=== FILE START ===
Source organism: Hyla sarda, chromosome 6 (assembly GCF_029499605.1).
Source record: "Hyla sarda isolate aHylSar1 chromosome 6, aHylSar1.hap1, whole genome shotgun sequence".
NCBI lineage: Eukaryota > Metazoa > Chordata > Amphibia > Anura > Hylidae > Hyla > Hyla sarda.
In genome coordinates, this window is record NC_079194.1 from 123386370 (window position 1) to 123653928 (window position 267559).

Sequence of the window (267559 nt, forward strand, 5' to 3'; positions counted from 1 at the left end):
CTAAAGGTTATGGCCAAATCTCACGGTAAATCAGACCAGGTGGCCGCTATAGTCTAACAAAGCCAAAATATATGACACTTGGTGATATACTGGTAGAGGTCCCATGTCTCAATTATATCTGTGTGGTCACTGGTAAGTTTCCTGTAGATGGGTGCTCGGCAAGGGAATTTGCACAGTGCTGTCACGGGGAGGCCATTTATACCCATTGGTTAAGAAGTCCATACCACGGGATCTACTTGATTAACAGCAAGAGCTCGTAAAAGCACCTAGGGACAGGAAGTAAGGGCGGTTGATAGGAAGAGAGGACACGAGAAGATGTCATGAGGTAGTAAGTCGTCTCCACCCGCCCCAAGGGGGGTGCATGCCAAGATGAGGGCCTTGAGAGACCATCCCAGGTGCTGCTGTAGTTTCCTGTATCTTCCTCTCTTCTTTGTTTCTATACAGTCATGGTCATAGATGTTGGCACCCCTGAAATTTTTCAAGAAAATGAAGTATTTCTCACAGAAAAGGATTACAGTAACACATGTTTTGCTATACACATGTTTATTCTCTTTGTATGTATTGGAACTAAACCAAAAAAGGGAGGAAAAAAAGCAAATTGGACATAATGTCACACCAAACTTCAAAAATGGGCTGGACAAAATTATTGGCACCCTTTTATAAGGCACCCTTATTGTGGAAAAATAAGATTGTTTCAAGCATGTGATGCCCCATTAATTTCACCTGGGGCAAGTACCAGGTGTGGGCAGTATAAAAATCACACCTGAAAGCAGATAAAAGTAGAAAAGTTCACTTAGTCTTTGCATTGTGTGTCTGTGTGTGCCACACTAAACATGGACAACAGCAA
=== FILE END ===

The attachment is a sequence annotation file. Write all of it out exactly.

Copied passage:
Source organism: Hyla sarda, chromosome 6 (assembly GCF_029499605.1).
Source record: "Hyla sarda isolate aHylSar1 chromosome 6, aHylSar1.hap1, whole genome shotgun sequence".
NCBI lineage: Eukaryota > Metazoa > Chordata > Amphibia > Anura > Hylidae > Hyla > Hyla sarda.
In genome coordinates, this window is record NC_079194.1 from 123386370 (window position 1) to 123653928 (window position 267559).

Sequence of the window (267559 nt, forward strand, 5' to 3'; positions counted from 1 at the left end):
CTAAAGGTTATGGCCAAATCTCACGGTAAATCAGACCAGGTGGCCGCTATAGTCTAACAAAGCCAAAATATATGACACTTGGTGATATACTGGTAGAGGTCCCATGTCTCAATTATATCTGTGTGGTCACTGGTAAGTTTCCTGTAGATGGGTGCTCGGCAAGGGAATTTGCACAGTGCTGTCACGGGGAGGCCATTTATACCCATTGGTTAAGAAGTCCATACCACGGGATCTACTTGATTAACAGCAAGAGCTCGTAAAAGCACCTAGGGACAGGAAGTAAGGGCGGTTGATAGGAAGAGAGGACACGAGAAGATGTCATGAGGTAGTAAGTCGTCTCCACCCGCCCCAAGGGGGGTGCATGCCAAGATGAGGGCCTTGAGAGACCATCCCAGGTGCTGCTGTAGTTTCCTGTATCTTCCTCTCTTCTTTGTTTCTATACAGTCATGGTCATAGATGTTGGCACCCCTGAAATTTTTCAAGAAAATGAAGTATTTCTCACAGAAAAGGATTACAGTAACACATGTTTTGCTATACACATGTTTATTCTCTTTGTATGTATTGGAACTAAACCAAAAAAGGGAGGAAAAAAAGCAAATTGGACATAATGTCACACCAAACTTCAAAAATGGGCTGGACAAAATTATTGGCACCCTTTTATAAGGCACCCTTATTGTGGAAAAATAAGATTGTTTCAAGCATGTGATGCCCCATTAATTTCACCTGGGGCAAGTACCAGGTGTGGGCAGTATAAAAATCACACCTGAAAGCAGATAAAAGTAGAAAAGTTCACTTAGTCTTTGCATTGTGTGTCTGTGTGTGCCACACTAAACATGGACAACAGCAA